The Louvre is in the news this week, but it’s more about what’s happening outside the museum than what’s inside.
First, the water. Following weeks of rain, the Seine peaked at 20 feet above normal Saturday morning, the highest level since 1982, and museums took emergency measures to keep their artwork safe. Both the Louvre and Musée d’Orsay closed, and employees moved works from lower to upper floors. No damage was done, the river has since receded, and museums are making arrangements to reopen. Scary, nonetheless. Here’s a good NYT article.
Second, the optical illusion. International street artist JR, who has been covering public walls with photographs for 10 years, and most recently transformed the outside of the Paris Pantheon during its renovation, has changed the appearance of the Louvre Pyramid. Normally, JR uses giant photographs of people, but this time, by plastering the Pyramid with a gigantic B&W photograph of the museum, he has created an optical illusion. Stand at just the right angle, and the controversial glass pyramid seems to disappear. “JR at The Louvre” runs outside Musée du Louvre from May 25 – June 28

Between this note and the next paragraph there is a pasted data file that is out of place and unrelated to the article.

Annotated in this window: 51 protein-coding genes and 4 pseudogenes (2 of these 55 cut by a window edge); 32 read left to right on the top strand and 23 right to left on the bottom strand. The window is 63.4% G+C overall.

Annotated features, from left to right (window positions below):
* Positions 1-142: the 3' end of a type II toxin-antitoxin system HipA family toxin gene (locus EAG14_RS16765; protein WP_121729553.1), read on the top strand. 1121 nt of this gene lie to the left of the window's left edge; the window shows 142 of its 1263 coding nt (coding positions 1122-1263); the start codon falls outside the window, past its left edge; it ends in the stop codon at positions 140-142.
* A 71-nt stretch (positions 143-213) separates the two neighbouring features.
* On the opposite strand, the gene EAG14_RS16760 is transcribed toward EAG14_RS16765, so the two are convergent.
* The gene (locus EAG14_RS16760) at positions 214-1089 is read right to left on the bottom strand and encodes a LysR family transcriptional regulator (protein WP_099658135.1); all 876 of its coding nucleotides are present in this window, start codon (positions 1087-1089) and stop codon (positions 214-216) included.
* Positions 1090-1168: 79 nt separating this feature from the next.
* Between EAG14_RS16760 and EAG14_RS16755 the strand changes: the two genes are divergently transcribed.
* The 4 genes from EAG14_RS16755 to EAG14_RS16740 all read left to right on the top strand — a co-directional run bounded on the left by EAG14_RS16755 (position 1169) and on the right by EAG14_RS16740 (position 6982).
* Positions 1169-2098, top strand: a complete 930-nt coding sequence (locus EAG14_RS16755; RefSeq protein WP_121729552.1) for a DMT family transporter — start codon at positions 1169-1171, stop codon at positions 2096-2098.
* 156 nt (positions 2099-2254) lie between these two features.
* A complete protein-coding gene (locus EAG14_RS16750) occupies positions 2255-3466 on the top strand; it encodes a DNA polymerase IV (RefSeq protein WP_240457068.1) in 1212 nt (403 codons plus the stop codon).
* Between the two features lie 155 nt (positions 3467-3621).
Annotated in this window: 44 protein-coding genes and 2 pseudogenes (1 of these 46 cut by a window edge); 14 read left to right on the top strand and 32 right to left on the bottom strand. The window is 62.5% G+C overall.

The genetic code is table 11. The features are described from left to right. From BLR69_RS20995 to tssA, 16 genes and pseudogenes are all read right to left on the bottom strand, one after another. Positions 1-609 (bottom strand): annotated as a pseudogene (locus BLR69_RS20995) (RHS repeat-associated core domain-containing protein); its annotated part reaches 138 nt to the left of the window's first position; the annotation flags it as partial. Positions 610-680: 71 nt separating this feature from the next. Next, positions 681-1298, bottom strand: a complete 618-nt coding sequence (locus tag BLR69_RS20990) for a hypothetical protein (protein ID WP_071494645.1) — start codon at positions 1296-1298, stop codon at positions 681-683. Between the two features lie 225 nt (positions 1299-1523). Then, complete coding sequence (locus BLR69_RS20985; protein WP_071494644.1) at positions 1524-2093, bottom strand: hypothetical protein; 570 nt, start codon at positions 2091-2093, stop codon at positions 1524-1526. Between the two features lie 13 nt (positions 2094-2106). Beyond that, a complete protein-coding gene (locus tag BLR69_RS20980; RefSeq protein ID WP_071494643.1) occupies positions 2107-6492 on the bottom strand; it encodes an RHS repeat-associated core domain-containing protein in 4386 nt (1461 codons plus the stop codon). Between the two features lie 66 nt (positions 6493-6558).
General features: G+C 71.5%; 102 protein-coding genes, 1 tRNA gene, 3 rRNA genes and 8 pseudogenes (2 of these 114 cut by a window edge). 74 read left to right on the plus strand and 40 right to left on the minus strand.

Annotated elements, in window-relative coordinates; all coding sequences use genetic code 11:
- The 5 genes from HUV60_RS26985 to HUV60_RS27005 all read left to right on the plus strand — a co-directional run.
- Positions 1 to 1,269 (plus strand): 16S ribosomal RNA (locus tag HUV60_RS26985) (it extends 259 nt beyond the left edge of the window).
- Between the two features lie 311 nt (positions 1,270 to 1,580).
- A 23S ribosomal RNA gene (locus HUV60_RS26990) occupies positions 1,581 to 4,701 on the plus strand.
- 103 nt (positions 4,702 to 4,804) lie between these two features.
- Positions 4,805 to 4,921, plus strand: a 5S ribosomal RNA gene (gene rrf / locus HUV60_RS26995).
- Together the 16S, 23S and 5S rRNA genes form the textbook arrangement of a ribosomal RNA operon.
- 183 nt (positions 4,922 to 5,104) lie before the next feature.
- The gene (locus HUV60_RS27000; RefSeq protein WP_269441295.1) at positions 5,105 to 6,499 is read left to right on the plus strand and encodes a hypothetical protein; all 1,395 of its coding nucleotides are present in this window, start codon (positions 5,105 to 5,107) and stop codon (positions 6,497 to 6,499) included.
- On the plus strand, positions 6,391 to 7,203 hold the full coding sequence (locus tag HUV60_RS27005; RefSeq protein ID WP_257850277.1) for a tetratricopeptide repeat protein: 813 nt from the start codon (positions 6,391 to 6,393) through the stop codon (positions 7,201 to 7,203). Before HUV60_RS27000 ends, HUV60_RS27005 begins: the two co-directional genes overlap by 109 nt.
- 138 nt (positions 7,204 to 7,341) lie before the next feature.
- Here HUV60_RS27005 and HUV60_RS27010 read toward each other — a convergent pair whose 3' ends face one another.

I’m writing from Paris, where I’m leading two group tours. The Artists’s Paris starts today, and Gardens of Paris begins next Monday. The coming days will be fueled by good food, dynamic conversations, and full-on discovery.
So—while I’ll be able to collect impressions for Paris haiku, I won’t have time to sit quietly and compose poems. For the next few weeks, I’ll share favorite haiku that weren’t written about Paris…but could have been.
The first time I read this poem by American Modernist Robert Boldman, I immediately thought of the Seine.
walking with the river
the water does my thinking
I love Boldman’s sense of one-ness with the river, his effortless way of being in the world around him. The poet may well be alluding to a rural scene, but I imagine central Paris.
I see the Seine on a blue sky day, its banks laced together by graceful bridges and lined with elegant street lamps. Willow trees and 17th century buildings are reflected in the current, and a steady stream of walkers, joggers and cyclists pass, each cultivating his own relationship with the river.
What are your impressions of walking along the Seine?
I’d love for you to share them here—or leave a Paris poem of your own!
Photo credit: Charlotte Albers.